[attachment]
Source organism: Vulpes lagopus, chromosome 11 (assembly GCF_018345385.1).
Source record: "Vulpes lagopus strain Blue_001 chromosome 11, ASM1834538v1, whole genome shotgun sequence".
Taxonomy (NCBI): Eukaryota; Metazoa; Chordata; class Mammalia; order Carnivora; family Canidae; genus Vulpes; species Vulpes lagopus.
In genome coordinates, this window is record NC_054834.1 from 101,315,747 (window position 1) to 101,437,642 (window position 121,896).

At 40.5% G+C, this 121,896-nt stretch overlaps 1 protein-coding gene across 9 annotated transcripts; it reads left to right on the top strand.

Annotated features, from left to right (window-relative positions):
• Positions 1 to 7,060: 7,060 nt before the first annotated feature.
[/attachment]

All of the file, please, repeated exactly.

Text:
Source organism: Vulpes lagopus, chromosome 11 (assembly GCF_018345385.1).
Source record: "Vulpes lagopus strain Blue_001 chromosome 11, ASM1834538v1, whole genome shotgun sequence".
Taxonomy (NCBI): Eukaryota; Metazoa; Chordata; class Mammalia; order Carnivora; family Canidae; genus Vulpes; species Vulpes lagopus.
In genome coordinates, this window is record NC_054834.1 from 101,315,747 (window position 1) to 101,437,642 (window position 121,896).

At 40.5% G+C, this 121,896-nt stretch overlaps 1 protein-coding gene across 9 annotated transcripts; it reads left to right on the top strand.

Annotated features, from left to right (window-relative positions):
• Positions 1 to 7,060: 7,060 nt before the first annotated feature.